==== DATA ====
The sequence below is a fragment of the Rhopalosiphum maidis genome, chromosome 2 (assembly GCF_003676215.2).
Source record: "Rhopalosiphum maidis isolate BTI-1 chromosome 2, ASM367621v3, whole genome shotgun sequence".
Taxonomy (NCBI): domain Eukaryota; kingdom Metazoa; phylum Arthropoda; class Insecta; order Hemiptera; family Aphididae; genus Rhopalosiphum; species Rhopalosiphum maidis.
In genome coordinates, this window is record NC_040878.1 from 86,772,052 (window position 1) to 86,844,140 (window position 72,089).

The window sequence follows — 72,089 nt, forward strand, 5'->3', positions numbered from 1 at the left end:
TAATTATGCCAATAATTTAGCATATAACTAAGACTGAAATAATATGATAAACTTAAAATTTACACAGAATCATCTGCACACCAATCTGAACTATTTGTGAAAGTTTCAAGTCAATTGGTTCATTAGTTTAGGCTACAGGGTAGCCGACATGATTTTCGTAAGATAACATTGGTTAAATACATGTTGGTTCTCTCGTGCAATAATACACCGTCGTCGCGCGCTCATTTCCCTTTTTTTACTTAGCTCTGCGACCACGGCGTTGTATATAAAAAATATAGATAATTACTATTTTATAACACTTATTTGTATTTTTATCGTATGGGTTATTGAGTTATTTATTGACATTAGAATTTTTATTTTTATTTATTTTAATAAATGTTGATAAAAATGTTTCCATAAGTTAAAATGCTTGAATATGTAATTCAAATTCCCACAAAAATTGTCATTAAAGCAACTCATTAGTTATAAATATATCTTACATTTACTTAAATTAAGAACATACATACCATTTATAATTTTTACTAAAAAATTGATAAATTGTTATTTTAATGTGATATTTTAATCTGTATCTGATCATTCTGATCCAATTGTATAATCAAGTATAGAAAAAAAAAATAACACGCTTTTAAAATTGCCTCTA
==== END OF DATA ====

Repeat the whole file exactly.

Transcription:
The sequence below is a fragment of the Rhopalosiphum maidis genome, chromosome 2 (assembly GCF_003676215.2).
Source record: "Rhopalosiphum maidis isolate BTI-1 chromosome 2, ASM367621v3, whole genome shotgun sequence".
Taxonomy (NCBI): domain Eukaryota; kingdom Metazoa; phylum Arthropoda; class Insecta; order Hemiptera; family Aphididae; genus Rhopalosiphum; species Rhopalosiphum maidis.
In genome coordinates, this window is record NC_040878.1 from 86,772,052 (window position 1) to 86,844,140 (window position 72,089).

The window sequence follows — 72,089 nt, forward strand, 5'->3', positions numbered from 1 at the left end:
TAATTATGCCAATAATTTAGCATATAACTAAGACTGAAATAATATGATAAACTTAAAATTTACACAGAATCATCTGCACACCAATCTGAACTATTTGTGAAAGTTTCAAGTCAATTGGTTCATTAGTTTAGGCTACAGGGTAGCCGACATGATTTTCGTAAGATAACATTGGTTAAATACATGTTGGTTCTCTCGTGCAATAATACACCGTCGTCGCGCGCTCATTTCCCTTTTTTTACTTAGCTCTGCGACCACGGCGTTGTATATAAAAAATATAGATAATTACTATTTTATAACACTTATTTGTATTTTTATCGTATGGGTTATTGAGTTATTTATTGACATTAGAATTTTTATTTTTATTTATTTTAATAAATGTTGATAAAAATGTTTCCATAAGTTAAAATGCTTGAATATGTAATTCAAATTCCCACAAAAATTGTCATTAAAGCAACTCATTAGTTATAAATATATCTTACATTTACTTAAATTAAGAACATACATACCATTTATAATTTTTACTAAAAAATTGATAAATTGTTATTTTAATGTGATATTTTAATCTGTATCTGATCATTCTGATCCAATTGTATAATCAAGTATAGAAAAAAAAAATAACACGCTTTTAAAATTGCCTCTA